A programmer’s job dimensions

May 14th, 2020. Tagged: News/personal

I'm not the one who philosophizes often in public, but indulge me this thought on the types of work we do as programmers and feel free to add your own dimensions.

I've thought about how sometimes I like to work on user-facing products and sometimes on developer-facing ones. Real products that my mom can see vs libraries and tools to empower other programmers. Spend too much time on a general user-facing website and (if you're lucky that it does well) inevitably the stakes get higher, the product starts moving slower, you spend more time in meetings, more product-manager type of folk show up and less you have a say in the direction. The romance starts to disappear and I decide - let me build something of my own where I can move fast and make decisions quickly. Then, if I spend too much time building libraries and tools, the more it feels like programming for the sake of programming, not for solving real-world problems. As Vonnegut puts it when talking about writers who have only studied literature "Literature should not disappear up its own asshole, so to speak." s/literature/programming/

And so the pendulum swings in the other direction.

I was thinking about this recently and it occurred to me that, when talking about the type of work that makes me happy, general-public vs developer-public is not the only dimension where the pendulum swings and balance can be sought. I came up with a few more.

And another overall trend of risk-taking vs comfort zone can be spotted in the dimensions. Of course, all of this is approximate and I'm sure you can think of your own dimensions. But indulge me.

A programmer's job dimensions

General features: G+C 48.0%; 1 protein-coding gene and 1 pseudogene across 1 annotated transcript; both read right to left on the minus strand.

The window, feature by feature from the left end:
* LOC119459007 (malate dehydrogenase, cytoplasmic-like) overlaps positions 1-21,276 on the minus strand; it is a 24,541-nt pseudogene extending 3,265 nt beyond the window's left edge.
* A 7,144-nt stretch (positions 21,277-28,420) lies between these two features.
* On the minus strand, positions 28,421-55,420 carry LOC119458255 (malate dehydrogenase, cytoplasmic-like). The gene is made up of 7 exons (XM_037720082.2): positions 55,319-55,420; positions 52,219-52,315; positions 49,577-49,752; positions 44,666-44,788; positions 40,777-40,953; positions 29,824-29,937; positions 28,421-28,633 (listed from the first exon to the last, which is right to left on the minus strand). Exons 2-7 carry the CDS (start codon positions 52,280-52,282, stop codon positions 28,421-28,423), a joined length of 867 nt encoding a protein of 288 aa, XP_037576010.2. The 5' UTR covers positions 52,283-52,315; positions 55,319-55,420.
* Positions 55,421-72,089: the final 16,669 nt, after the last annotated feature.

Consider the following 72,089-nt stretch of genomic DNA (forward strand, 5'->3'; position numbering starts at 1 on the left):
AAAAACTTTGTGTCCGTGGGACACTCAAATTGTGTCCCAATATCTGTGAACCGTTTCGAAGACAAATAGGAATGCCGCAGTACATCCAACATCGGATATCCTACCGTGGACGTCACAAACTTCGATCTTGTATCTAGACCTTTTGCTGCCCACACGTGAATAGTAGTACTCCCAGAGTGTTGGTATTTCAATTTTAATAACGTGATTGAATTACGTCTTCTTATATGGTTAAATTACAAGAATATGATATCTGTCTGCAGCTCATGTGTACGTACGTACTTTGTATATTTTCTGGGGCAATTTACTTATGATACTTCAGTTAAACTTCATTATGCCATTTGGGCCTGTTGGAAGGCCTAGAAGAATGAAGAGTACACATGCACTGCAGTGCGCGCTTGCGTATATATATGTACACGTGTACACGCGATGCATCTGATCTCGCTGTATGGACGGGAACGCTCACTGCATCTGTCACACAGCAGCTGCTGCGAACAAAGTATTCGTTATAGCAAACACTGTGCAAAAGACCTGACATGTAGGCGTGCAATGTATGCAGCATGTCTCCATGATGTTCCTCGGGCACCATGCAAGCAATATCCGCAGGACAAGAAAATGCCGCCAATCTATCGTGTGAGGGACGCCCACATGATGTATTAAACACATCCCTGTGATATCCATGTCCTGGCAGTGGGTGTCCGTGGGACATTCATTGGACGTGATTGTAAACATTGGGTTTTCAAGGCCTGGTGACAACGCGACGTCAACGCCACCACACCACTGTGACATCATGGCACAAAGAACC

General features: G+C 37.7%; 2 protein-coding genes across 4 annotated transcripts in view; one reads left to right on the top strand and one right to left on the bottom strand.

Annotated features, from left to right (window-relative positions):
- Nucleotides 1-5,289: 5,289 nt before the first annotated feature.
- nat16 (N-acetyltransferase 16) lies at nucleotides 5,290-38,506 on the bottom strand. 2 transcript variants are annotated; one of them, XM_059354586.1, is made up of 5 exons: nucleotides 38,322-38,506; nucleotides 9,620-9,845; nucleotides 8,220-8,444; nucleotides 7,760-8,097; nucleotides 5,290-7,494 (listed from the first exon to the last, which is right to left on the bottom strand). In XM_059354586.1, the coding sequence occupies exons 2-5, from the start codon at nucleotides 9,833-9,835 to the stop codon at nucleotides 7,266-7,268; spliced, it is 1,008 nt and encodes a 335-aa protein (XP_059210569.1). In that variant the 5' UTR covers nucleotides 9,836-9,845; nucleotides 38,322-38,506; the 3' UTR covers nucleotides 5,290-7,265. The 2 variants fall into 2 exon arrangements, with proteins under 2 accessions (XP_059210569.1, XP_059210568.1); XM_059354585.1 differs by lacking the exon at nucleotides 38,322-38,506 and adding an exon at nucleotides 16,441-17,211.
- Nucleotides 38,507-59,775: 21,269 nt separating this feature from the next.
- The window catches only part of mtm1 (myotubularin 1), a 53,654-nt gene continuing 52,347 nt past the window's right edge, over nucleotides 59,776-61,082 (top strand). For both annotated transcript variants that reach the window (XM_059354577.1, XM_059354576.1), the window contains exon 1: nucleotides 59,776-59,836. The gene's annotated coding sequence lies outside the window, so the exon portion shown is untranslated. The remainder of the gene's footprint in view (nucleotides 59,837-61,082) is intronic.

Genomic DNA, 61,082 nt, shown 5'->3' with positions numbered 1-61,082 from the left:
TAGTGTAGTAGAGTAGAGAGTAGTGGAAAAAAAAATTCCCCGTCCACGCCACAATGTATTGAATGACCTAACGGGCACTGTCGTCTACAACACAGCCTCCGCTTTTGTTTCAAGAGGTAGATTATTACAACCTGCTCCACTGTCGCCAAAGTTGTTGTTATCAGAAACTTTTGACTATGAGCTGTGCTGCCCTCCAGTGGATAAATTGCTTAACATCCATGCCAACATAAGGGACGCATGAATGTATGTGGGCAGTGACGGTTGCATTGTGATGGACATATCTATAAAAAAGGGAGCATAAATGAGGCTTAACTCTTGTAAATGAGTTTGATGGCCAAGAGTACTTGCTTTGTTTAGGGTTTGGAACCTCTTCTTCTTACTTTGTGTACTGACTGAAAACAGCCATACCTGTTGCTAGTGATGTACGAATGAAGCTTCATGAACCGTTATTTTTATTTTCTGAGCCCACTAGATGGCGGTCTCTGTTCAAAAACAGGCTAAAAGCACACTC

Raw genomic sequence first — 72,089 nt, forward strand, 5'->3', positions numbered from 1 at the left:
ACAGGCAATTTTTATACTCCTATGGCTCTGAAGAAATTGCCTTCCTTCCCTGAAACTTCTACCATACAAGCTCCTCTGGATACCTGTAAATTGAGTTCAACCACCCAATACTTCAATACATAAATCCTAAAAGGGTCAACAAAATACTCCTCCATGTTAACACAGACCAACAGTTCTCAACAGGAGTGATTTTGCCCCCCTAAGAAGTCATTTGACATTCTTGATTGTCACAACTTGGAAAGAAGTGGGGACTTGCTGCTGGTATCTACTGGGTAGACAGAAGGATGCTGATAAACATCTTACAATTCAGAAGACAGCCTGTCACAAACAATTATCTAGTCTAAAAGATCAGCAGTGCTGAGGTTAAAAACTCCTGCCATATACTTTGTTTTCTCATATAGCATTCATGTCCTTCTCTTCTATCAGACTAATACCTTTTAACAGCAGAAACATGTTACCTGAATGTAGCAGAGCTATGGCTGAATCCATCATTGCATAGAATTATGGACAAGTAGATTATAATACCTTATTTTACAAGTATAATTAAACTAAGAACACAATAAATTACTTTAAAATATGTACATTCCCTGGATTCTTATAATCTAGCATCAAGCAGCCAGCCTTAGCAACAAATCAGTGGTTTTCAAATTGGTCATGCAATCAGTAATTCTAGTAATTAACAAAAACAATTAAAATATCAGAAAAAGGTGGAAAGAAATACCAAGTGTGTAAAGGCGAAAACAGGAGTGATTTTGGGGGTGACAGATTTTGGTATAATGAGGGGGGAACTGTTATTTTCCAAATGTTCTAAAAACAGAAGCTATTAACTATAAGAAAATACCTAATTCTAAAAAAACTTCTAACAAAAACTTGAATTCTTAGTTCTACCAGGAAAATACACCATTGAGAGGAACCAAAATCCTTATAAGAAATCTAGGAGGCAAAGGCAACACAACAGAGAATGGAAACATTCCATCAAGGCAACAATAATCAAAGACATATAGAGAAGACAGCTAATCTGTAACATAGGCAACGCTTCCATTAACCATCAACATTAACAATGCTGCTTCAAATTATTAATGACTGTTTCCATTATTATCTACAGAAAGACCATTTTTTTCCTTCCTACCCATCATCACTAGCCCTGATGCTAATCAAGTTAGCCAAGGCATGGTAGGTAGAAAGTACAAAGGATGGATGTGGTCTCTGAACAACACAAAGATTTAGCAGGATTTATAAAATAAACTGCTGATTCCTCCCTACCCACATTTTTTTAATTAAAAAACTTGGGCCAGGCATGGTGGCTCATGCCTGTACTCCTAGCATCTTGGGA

Another dimension I find myself swinging back and forth is productizing the code you're hacking on. Is it a prototype that you can iterate quickly? Or something in production that needs to be performant and stable and scalable and bug-free and analytics-ladden. Prototyping is fun. But spending all the time prototyping and never seeing anything bear fruit can become boring soon. Productizing can be a "death march" but can also be a challenge worthy of the quest.

And how about using the skills you already have mastered vs learning new things. Being comfortable and fast and productive and on top of your game is exciting. But venturing into unknown territory is rewarding too. A version of this dimension is also being a specialist in a certain part of a stack or technology (say JavaScript) vs being a more general jack-of-all-trades, full-stack kind of person.

Then speaking of career and development do you want to focus more on your company's particular tech, processes and ways of doing things and grow there? After all, at a certain level you need to be deep in your company's machinery to grow, promotion-wise. Or would you rather be involved with the larger industry out there, do something open-source, get involved in web standards, blog, etc and grow your career jumping from between companies a little quicker?

So what?

Is there a perfect balance of dimensions that make you happy? (Maybe.) Should you be chasing this balance? (Hmm...) Is it a static balance? (Unlikely.)

Anyway, I'll stop here, just wanted to share something to think about next time you need to think about moves worthy of thinking about 😉

Oh, and what other dimensions do you see for yourself?

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